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CONSUMER CONFIDENCE CONTINUES TO LAG

A good deal of the recent press points to the beginning of our economic recovery. First quarter
GDP was 3.2%, driven by increases in both business and consumer spending. Further
evidence supporting the recovery is the 7.6% month-on-month increase in total retail sales as of
March, with the major shopping center categories seeing 3% to 5% growth. In addition, the
Real Estate Roundtable’s latest quarterly sentiment report points to a leveling-off in property
value declines and 82% seeing better market conditions than a year ago.

Even with these positives, some measures continue to lag at worrisome levels. The recent
slight increase in unemployment is expected at this point in the recovery. More troubling,
however, is the level of initial unemployment claims – now running at almost 460,000 (on a 4-
week moving average basis). Although vastly improved from the 617,000-level of a year ago,
claims are well above what we would want to see in a recovery and “uncomfortable” because
they have been stuck in the mid-400,000 range since late 2009.

The consumer looks to be viewing these mixed metrics with uneasiness. Although confidence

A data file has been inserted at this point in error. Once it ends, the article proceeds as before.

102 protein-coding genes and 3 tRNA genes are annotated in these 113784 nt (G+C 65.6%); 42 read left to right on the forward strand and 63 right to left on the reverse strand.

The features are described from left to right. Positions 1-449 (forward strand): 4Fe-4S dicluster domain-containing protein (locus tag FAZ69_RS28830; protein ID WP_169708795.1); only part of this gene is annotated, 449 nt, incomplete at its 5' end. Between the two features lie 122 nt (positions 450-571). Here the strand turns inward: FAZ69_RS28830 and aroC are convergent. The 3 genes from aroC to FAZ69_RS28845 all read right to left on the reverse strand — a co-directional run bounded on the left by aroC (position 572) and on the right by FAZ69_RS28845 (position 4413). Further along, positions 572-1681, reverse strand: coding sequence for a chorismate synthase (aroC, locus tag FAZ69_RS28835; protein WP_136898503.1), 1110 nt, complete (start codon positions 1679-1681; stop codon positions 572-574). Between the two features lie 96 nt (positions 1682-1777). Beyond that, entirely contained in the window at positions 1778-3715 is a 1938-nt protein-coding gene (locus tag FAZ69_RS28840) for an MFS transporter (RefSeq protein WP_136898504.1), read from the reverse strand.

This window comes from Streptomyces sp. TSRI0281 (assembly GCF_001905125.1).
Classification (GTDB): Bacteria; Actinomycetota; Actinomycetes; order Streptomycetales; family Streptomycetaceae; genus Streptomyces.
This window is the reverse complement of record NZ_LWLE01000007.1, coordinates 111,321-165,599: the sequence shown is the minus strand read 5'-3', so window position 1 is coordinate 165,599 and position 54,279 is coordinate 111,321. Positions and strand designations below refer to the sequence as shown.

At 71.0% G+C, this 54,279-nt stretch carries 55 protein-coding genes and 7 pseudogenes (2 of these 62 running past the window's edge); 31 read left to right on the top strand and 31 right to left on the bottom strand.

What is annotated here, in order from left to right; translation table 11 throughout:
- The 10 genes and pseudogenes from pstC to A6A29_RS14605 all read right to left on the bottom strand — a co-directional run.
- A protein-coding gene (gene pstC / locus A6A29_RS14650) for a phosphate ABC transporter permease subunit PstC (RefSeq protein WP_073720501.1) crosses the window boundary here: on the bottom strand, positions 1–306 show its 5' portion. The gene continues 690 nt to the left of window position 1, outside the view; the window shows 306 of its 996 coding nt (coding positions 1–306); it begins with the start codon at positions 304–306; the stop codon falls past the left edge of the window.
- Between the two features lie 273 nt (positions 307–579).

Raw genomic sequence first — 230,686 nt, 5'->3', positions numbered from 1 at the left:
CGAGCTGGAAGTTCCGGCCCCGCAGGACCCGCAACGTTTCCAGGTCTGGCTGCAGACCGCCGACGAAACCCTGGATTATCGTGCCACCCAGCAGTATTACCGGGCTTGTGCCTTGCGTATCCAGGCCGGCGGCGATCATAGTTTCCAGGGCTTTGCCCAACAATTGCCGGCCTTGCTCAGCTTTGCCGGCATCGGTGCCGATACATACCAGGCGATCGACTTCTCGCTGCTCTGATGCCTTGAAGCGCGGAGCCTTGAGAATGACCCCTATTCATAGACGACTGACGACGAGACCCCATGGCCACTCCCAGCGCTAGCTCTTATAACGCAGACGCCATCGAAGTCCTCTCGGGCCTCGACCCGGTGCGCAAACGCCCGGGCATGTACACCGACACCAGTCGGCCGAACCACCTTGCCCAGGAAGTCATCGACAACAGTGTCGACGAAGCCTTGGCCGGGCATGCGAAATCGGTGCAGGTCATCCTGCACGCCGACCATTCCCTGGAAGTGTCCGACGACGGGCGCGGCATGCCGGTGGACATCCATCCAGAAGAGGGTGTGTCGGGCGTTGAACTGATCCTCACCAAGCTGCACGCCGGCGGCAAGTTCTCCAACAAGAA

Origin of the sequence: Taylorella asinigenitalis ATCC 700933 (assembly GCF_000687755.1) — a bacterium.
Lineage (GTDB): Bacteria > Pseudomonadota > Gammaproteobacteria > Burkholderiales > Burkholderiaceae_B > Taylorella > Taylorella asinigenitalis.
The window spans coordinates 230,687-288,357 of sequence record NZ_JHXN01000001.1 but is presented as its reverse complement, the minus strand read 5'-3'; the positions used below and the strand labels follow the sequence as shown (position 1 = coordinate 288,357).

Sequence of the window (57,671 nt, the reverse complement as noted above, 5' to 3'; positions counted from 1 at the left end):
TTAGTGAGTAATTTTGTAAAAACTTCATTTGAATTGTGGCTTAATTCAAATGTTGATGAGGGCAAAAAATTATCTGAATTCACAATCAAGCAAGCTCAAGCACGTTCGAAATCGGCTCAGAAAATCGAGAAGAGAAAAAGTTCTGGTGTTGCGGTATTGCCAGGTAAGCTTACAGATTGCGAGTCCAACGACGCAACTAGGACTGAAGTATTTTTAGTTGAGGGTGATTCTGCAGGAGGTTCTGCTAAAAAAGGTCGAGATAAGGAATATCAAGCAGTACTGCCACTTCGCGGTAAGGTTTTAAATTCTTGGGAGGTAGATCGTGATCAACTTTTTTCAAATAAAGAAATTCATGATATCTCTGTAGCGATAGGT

has improved from the historic lows, current levels suggest a real risk of ongoing psychological
caution – which could keep them sidelined and limit the scale and timing of recovery.

While some may point


out that confidence slid CONSUMER CONFIDENCE INDEX
after the 2001 downturn (1985 = 100)
– many experts worried 160

at that time that a Recession -


140 December 2007 to
double-dip recession June 2009
could be on the horizon 120
due, in part, to the
continued erosion of 100

the stock market from 80


repercussions of the
tech meltdown. 60

40 Recession -
Even looking back to March to
the significant value 20 November 2001
washed out of the stock
market during 2001– 0

2002, confidence
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began to tick higher in


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2003, approaching a Source: The Conference Board; Economy.com; Walter S. Bialas

more normal level in


2004.

At this juncture, the consumer is far from fully engaged – a critical ingredient for the recovery to
continue and gain momentum.

Walter Bialas has more than 25 years of real estate advisory experience in consulting, banking and development.
Walter currently serves as chair of ICSC’s North American Research Task Force and is an active member of ULI’s
Advisory Services program. He can be reached at 703-919-8553 or by email at wbialas@verizon.net.

May 2010